I have always loved writing, and now that I am retired I thought I would be able to find time to write, but it seems that I still manage to fill my days with activities. I have however found that while I travel, I enjoy writing about some of the interesting things we do. I hope you enjoy reading of our adventures as much as I like writing about them.
Thursday, August 22, 2019
Garlic Ready to go
Garlic is a member of the onion family
(Which I do not like), but I have come to love garlic and use it in
much of my cooking. It is important in Portuguese and Spanish cooking
and is essential to good Italian cooking. It is delicious in a simple
Italian pasta dish and and becomes a major item in some of my recipes
including a “Chicken with 40 cloves of garlic”. My kitchen always
has a couple of garlic heads ready to be added to recipes.
I tried to grow my own garlic, but
found it was expensive and really not worth the effort, especially
since I have found a reliable source of excellent locally grown
garlic. My friend Joanie has a niece who grows garlic for sale on her
farm in Gore. On a sunny day this week I was invited down to visit
the farm and take part in the garlic harvest and tour the farm. The
farm has chickens (egg birds and meat birds), Turkeys, pigs and sheep
as well as horses, but I was there to see the garlic harvest.
After Joanie's niece Tina gave me an
interesting tour of the farm, I was invited to join in with
processing the garlic which was ready to be harvested. Comfortable
folding chairs and a picnic table were set up under a large sun
shelter, and piles of just pulled garlic were waiting to be sorted,
clipped, cleaned and strung in batches of 50 heads. The weather had
been dry, so bunches of ripe garlic was simply pulled from the ground
and carried to the picnic table. They were then sorted; a new
experiment, where the genetics of the crop were being explored and
so the number of cloves were sorted, three, four, five or six with
the rare two or seven put in separate piles. At planting time they
will be planted in separate sections of the garden to see if five
clove garlic will produce more five clove heads next year.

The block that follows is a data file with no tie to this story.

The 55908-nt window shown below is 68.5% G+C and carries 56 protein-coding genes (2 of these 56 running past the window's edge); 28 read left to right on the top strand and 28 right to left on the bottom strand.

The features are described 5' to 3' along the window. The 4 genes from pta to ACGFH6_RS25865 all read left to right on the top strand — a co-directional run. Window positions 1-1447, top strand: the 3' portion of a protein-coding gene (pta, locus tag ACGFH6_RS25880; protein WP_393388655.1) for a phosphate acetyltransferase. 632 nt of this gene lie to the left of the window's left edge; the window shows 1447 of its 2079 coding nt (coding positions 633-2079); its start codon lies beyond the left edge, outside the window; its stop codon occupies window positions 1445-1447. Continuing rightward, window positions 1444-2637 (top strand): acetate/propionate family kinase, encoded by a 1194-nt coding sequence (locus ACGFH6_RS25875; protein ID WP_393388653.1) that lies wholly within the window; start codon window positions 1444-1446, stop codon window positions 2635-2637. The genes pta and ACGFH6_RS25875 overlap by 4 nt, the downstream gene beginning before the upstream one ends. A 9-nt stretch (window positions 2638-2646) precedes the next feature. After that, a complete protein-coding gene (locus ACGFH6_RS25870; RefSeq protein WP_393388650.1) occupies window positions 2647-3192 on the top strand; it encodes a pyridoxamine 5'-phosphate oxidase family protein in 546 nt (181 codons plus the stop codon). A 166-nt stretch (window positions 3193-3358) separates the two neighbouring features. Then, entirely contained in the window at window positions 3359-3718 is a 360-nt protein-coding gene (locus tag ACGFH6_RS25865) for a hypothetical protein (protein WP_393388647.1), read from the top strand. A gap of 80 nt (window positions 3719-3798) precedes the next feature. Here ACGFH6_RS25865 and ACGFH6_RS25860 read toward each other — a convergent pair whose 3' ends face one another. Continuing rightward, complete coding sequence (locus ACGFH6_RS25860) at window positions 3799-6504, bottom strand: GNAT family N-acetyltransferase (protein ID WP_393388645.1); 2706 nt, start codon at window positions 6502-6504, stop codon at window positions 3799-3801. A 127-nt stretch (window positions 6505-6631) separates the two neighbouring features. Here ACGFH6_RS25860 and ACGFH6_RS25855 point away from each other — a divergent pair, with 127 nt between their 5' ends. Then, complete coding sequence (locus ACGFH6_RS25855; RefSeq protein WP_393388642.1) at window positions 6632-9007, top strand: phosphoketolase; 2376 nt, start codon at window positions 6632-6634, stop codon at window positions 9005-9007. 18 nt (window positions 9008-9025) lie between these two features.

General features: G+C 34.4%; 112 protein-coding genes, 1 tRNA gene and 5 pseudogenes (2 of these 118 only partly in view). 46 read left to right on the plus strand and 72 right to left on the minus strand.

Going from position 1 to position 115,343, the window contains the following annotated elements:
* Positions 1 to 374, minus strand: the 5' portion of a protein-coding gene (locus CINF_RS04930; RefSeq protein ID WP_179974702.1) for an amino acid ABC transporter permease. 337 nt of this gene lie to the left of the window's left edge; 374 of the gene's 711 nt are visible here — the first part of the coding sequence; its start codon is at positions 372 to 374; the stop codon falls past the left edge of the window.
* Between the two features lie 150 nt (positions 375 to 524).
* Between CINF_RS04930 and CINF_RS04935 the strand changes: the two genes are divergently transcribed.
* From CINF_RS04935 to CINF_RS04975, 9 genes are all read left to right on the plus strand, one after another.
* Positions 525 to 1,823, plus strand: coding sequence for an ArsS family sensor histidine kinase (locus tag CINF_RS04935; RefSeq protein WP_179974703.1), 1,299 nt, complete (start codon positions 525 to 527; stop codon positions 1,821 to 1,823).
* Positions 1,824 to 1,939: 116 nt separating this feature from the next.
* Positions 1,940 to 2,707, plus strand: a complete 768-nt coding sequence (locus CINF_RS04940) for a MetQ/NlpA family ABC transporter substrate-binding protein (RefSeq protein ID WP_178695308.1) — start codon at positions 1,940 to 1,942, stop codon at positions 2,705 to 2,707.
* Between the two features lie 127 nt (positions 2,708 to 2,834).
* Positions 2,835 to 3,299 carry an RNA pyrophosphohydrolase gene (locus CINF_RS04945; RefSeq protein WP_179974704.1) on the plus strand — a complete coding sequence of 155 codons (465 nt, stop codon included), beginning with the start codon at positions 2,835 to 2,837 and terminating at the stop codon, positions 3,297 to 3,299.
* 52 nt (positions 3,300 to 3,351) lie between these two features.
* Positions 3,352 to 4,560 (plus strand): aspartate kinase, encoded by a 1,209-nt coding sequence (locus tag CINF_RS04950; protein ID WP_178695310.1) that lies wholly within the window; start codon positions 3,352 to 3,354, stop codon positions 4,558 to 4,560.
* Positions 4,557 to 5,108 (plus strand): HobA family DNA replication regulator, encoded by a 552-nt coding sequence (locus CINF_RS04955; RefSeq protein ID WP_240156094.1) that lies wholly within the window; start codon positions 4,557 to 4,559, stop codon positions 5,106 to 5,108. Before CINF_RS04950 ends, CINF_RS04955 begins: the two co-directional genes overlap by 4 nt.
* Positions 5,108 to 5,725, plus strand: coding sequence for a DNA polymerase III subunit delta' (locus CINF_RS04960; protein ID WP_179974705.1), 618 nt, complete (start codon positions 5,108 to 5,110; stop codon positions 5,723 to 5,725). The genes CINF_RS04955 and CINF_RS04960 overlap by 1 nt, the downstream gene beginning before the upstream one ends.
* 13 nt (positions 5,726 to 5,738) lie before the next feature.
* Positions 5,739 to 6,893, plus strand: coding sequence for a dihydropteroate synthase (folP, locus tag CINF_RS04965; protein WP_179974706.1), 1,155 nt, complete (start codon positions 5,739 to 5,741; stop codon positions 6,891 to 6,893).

I did all these!
I discovered that four clove heads was
the “Normal”and these were being processed for sale. The roots
were snipped off and the plants were stacked in piles to be cleaned.
Coming from the ground the garlic is of course dirty, and people do
not like to buy dirty garlic, so you need to strip off a couple of
layers of the outer skins. This is done by finding the first green
shoot up the stalk and stripping it down. This removes one or two
layers of the white papery skin of the garlic, and if done carefully,
leaves a lovely clean white head of garlic. I discovered quickly
that the process was not hard; peel the green leaf down and pull the
attached layers off. Sometimes you have to rub gently to remove some
of the dirty outer layers, and usually enough of the papery outer
garlic coating remains to protect the head. The now clean white
garlic are piled together. The tops are now clipped off leaving a
stem of about six inches. These finished heads are then threaded
together with a large needle and strung into bunches of 50 heads
which are then hung in the barn to dry before being sold to the
hungry public for use in their recipes.
I have always just taken delicious
garlic for granted, and I have sampled Tina's local product last
The crew hard at work
so I knew how good it was, and this visit to the farm and
getting involved with the process have made me more aware of how
garlic is grown, harvested and processed. I spent an interesting
afternoon helping with this work and after cleaning a couple of
hundred (only a guess . . . ) head of garlic I was ready to head home
with a little threaded bunch of garlic to be hung in my basement to
dry while I waited for my main order of a couple of pounds of fresh
Nova Scotia garlic to be ready to enhance my cooking.
A big thank you to Tina and her family
for educating me to the world of garlic. One of Tina's chickens came
home with me to wait in the freezer for the garlic to be dry and I
think I will do another 40 clove chicken.